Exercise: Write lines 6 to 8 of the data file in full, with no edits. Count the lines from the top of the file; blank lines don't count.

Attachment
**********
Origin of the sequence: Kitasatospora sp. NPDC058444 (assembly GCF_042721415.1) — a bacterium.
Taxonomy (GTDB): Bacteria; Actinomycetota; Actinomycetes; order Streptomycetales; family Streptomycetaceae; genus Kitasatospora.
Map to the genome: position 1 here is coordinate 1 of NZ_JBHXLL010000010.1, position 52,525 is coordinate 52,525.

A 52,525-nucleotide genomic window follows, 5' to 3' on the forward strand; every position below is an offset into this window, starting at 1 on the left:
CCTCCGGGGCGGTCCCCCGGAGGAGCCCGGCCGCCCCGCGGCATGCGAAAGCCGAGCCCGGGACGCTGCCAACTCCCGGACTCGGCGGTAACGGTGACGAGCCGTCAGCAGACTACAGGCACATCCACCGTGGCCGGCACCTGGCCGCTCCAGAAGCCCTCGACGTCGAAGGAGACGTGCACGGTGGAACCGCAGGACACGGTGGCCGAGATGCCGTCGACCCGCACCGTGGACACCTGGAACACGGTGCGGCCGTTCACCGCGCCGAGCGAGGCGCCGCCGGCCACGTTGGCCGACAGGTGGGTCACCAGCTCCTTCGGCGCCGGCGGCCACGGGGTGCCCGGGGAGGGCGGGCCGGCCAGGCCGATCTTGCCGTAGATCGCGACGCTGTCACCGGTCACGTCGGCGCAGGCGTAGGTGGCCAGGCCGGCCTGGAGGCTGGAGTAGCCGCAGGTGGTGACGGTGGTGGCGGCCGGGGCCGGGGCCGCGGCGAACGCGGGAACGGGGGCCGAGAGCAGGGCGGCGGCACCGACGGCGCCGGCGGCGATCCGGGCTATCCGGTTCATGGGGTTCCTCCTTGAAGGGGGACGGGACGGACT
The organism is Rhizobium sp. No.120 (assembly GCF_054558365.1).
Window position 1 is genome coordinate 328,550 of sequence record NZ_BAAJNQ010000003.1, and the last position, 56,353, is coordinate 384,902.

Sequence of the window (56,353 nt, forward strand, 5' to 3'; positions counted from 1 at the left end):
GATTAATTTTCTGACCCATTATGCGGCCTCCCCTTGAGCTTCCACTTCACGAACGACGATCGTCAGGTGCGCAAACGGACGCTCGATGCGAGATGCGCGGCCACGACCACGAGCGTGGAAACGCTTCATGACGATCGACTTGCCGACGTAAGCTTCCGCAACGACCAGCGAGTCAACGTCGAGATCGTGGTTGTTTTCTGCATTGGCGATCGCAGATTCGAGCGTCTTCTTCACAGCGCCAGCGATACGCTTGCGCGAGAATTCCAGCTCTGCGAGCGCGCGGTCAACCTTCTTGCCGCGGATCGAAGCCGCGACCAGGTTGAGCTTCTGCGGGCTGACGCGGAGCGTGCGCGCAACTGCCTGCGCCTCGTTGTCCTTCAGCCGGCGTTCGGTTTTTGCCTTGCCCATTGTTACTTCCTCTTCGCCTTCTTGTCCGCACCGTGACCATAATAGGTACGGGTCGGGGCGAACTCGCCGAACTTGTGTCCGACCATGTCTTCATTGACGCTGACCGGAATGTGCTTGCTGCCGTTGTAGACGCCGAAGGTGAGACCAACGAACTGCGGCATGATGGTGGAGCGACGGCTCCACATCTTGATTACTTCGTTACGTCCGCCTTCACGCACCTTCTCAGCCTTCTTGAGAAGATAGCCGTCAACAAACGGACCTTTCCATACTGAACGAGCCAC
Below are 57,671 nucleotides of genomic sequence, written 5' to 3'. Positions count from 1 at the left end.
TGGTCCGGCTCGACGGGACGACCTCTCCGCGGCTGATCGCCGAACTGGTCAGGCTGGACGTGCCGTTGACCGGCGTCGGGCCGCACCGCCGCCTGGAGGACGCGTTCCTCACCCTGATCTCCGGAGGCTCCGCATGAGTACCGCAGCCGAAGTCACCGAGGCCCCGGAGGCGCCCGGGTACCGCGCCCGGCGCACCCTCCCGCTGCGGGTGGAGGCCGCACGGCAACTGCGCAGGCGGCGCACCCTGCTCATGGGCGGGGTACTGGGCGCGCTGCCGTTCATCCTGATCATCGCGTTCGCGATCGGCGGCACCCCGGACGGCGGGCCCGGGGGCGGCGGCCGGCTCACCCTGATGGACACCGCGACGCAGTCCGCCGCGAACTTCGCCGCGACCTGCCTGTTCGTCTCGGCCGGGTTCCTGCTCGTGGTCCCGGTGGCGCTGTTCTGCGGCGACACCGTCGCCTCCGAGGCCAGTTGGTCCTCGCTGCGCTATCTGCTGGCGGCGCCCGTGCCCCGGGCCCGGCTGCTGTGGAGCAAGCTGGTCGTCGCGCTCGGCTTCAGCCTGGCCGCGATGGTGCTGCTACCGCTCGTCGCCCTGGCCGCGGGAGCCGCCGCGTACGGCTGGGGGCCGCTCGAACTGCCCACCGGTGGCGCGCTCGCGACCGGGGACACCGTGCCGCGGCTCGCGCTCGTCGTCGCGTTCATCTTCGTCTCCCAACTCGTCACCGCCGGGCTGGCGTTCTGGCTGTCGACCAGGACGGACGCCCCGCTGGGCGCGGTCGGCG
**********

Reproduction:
The organism is Rhizobium sp. No.120 (assembly GCF_054558365.1).
Window position 1 is genome coordinate 328,550 of sequence record NZ_BAAJNQ010000003.1, and the last position, 56,353, is coordinate 384,902.

Sequence of the window (56,353 nt, forward strand, 5' to 3'; positions counted from 1 at the left end):